May 8, 2023 - Politics

Northwest Arkansas marks special election on May 9

Animated illustration of a finger pushing a "VOTE" button from the left of the screen towards the center

Illustration: Annelise Capossela/Axios

The special election goes down Tuesday, so get out and make your voice heard.

Why it matters: Early voting turnout was very light as of the end of last Thursday, meaning a small portion of the population will be making decisions for everyone unless you vote.

  • If that's not enough incentive, you usually get a sticker.
  • You likely have at least one item on the ballot, depending on where you live.
  • In Benton County, 473 people had voted early, and 893 people in Washington County cast their ballots, election officials told Axios.
  • That's less than 1% of registered voters, which number 172,094 in Benton County and 145,209 in Washington County, according to the Arkansas Secretary of State's office.

The intrigue: Springdale voters have the most robust ballot. They will decide whether to restructure the city's bond program, including whether to approve or turn down four bond issues: $135 million for street improvements, $16.25 million for parks and recreation upgrades, $7.75 million for a new fire station and $16.25 million for a new senior center.

  • If voters approve, the city would refinance debt paid by its general sales tax and combine it with the debt from the 2023 bonds.
  • Springdale voters also have a school board election where they'll choose between incumbent Michelle McCaslin Cook and Donald Tippett.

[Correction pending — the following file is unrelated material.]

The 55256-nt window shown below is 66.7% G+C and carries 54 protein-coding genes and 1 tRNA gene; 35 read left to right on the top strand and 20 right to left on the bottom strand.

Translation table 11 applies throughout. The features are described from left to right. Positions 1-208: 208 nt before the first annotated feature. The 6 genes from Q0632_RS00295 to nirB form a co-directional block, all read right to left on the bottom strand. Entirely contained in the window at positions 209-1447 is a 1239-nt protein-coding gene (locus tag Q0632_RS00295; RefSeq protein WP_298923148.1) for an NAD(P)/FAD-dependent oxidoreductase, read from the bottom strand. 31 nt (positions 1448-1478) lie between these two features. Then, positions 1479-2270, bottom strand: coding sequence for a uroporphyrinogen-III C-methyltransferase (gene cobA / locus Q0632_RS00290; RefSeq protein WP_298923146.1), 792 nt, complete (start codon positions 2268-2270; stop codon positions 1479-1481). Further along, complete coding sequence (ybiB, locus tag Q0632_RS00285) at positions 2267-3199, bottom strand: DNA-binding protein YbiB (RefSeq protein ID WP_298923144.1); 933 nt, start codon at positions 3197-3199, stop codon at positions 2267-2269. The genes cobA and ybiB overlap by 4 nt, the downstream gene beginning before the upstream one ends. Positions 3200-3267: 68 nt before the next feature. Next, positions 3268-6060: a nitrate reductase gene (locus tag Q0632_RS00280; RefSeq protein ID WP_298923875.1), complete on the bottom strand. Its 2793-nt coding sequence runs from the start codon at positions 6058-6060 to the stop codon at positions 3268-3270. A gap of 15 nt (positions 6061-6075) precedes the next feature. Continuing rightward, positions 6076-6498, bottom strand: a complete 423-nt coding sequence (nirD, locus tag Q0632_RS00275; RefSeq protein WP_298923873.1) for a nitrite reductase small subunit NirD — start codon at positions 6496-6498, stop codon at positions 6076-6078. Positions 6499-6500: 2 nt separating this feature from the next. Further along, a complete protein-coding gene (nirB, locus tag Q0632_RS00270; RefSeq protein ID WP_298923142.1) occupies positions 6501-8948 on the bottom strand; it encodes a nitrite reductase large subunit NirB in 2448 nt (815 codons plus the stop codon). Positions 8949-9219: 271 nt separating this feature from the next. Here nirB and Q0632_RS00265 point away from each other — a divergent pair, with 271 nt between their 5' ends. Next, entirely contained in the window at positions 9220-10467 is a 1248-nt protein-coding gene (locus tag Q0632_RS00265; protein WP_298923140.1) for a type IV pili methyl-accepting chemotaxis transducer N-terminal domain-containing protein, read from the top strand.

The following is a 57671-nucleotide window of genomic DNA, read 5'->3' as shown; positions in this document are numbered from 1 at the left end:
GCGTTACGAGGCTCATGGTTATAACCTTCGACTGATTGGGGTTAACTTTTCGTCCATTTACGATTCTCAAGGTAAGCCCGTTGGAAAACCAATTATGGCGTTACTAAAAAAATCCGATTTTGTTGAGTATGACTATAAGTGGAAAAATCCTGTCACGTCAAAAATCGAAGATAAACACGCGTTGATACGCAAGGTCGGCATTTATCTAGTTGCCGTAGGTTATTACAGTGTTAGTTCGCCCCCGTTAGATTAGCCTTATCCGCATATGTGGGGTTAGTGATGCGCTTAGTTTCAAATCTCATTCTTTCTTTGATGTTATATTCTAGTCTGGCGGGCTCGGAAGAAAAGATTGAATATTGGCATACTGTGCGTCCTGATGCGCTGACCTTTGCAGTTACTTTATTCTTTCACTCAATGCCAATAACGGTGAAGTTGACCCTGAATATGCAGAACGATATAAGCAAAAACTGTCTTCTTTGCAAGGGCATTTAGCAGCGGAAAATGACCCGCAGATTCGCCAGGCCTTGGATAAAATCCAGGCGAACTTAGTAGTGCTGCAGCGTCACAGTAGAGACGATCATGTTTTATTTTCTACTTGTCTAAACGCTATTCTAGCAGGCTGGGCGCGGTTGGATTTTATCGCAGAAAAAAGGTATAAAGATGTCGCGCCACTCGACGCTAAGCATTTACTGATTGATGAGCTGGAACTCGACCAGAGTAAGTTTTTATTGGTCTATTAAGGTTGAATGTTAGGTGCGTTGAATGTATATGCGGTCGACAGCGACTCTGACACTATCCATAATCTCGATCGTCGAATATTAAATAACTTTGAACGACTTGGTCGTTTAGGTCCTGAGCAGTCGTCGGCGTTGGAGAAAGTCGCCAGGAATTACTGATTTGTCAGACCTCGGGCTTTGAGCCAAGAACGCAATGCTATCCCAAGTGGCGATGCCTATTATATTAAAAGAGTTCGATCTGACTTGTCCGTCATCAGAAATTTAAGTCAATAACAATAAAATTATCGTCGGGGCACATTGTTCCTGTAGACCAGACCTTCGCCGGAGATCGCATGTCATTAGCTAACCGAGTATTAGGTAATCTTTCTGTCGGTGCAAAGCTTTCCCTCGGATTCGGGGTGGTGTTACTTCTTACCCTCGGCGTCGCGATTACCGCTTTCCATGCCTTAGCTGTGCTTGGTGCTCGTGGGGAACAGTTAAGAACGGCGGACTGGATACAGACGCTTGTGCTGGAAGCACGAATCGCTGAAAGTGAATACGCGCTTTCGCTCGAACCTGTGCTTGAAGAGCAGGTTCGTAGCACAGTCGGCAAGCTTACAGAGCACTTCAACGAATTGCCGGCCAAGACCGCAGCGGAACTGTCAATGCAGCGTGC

Details: Most ballot issues relate to education, with school board races in Fayetteville (incumbent Keaton Smith vs. Heather Clouse), Pea Ridge (incumbent Adam Yager vs. Ryan Heckman) and Siloam Springs (Aric Berthold vs. Gary Wheat).

  • Also, Northwest Arkansas Community College is asking for a millage increase from 2.6 mills to 3 mills, which would generate about $1.8 million more a year for the school. It's a restoration of what voters originally approved. The rate decreased without voter approval twice because of a state law that automatically reduces an institution's mills when assessed property values rise.
  • Voters who live in the Bentonville and Rogers school districts may vote for or against the millage increase.

Zoom out: Tontitown voters will choose whether to enact an annual tax of $75 per residence and $200 per business for the city’s volunteer fire department.

  • Lincoln voters have a $3.8 million bond issue for a new community building and an extension of a 0.625% sales tax to pay for the bond on their ballots.
  • Beaver Lake Fire District is asking for an increase in annual fees, from $150 to $200.

Check your voter registration, polling places and sample ballot.


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